But nobody knew how cannabinoids worked — or what they were actually binding to — yet. As Mechoulam related at a recent European Congress on Epileptology:
“There was no conception [of endocannabinoids]. The mechanism of THC action was not known. People thought it had a general effect, so it was thought that the cannabinoids, particularly THC, do not act through a specific mechanism. The theory was that THC solubilizes in the cell membrane or something of that sort. It turns out that was wrong.”
To a scientist’s intuition, this was suspect. In a comprehensive historical overview, fellow researcher Lumír Hanuš confirms the thoughts of researchers at the time: “it was quite unacceptable to most neuroscientists that the brain will waste its resources to synthesize a receptor in order to bind a constituent of a plant.”
In other words, the working theory was that plant cannabinoids must be sharing their mode of action with something else. Somehow, somewhere, a receptor that just so happened to also accept cannabinoids existed.
Endocannabinoids: A Missing Piece of the Puzzle
In 1988, it was discovered: a receptor in the brain that reacts to THC. Scientists named it cannabinoid receptor type-one (CB1 for short). Further research determined that CB1 receptors were most concentrated within the central nervous system; in fact, CB1 is actually the most commonly expressed brain receptor in its GPCR (G-protein-coupled receptor) class.
Shortly after, a second cannabinoid receptor was found. Naturally named CB2, this one wasn’t as active within the brain and didn’t seem to be fully agonized by THC. Instead, CB2 receptors were present in the peripheral body and its organ systems.
With this knowledge in mind, only one part of the puzzle remained: what else might be activating CB1 & CB2 receptors? Surely it wasn’t just plant cannabinoids. In other words, scientists deduced that there must be some that some sort of internal agonist keeping CB receptors activated—even when cannabis wasn’t. Back to Hanuš’s commentary again:
“The only reasonable [assumption] which could be made was that the brain must produce a neuronal mediator…a specific compound (or a family of compounds) which binds to and activates the cannabinoid receptor.”
The intuition of Hanuš and other chemists proved correct. Working together with American pharmacologist William Devane, Lumír Hanuš himself discovered the very first endocannabinoid: anandamide. A creative combination of the prefix ananda (Sanskrit for “bliss”) and the scientifically-inclined suffix -amide, anandamide’s discovery took the scientific world by storm. Now knowing what to look for, researchers soon identified several other fatty-acid based molecules that seemed to act on CB1 receptors in the brain. The primary one was named 2-arachidonoylglycerol, or 2-AG for short.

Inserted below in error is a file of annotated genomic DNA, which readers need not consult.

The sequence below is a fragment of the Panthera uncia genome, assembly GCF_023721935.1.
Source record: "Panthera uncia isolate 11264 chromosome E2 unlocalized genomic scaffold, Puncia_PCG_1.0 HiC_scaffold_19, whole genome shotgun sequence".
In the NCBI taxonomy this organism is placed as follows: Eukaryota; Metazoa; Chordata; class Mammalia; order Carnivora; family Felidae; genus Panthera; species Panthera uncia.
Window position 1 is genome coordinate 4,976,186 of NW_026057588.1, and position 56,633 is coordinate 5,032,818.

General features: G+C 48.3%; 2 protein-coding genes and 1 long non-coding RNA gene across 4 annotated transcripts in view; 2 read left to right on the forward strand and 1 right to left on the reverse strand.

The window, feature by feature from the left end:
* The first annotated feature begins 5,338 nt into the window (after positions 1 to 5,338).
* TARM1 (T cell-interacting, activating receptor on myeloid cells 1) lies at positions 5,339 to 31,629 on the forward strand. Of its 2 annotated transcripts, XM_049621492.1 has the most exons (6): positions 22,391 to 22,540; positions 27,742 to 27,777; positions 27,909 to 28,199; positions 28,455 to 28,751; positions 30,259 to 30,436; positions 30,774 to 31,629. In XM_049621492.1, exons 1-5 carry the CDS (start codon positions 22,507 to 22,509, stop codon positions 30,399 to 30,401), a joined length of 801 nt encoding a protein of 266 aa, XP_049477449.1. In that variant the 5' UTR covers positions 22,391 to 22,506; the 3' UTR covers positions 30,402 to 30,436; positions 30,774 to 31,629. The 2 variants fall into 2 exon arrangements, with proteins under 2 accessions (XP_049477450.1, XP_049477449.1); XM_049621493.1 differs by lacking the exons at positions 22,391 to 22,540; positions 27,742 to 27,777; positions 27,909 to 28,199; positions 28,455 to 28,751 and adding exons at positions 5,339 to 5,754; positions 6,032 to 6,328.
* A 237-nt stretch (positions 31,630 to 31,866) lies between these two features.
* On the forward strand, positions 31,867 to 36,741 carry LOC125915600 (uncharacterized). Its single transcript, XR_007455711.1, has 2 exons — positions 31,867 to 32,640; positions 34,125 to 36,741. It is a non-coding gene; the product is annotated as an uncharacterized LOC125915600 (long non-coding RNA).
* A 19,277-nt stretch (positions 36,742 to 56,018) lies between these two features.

With the discovery of anandamide a biological puzzle finally came together: humans were affected by cannabis because they had a fully functional, three-part endocannabinoid system. Though this metaphorical puzzle is far from being fully solved, progress is being made. And with an increased understanding of the ECS came new and novel techniques to active for its activation. According to a 2005 study, the potential therapeutic targets of the ECS were found to include:
- Activation of CB2 receptors, or CB1 receptors + conjunctive opioids, for pain relief
- Activation of CB1 and CB2 without crossing the blood-brain barrier
- Activation of CB1 and CB2 by application of cannabinoids directly to the skin
- Activation of the “autoprotective” qualities of the ECS
- Activation of other systems with CBD, which does not directly activate CB1 or CB2
A New Century with New Theories
Cannabis research took a turn for the holistic at the turn of the century. Systematic thinkers like Dr. Ethan Russo and Dr. Bob Melamede used scientific findings to fuel theories about cannabis, life, and wellness; though unproven, these concepts rang true for countless medical cannabis patients in real life.
Dr. Russo came into the spotlight in 2004, when he introduced a concept called clinical endocannabinoid deficiency syndrome to the scientific world. Recounting his logic with Project CBD, Russo wondered:
“[…] What would a deficiency of endocannabinoid function look like? Well, we already knew that. If you don’t have enough endocannabinoids you have pain where there shouldn’t be pain. You would be sick, meaning nauseated. You would have a lowered seizure threshold. And just a whole litany of other problems.”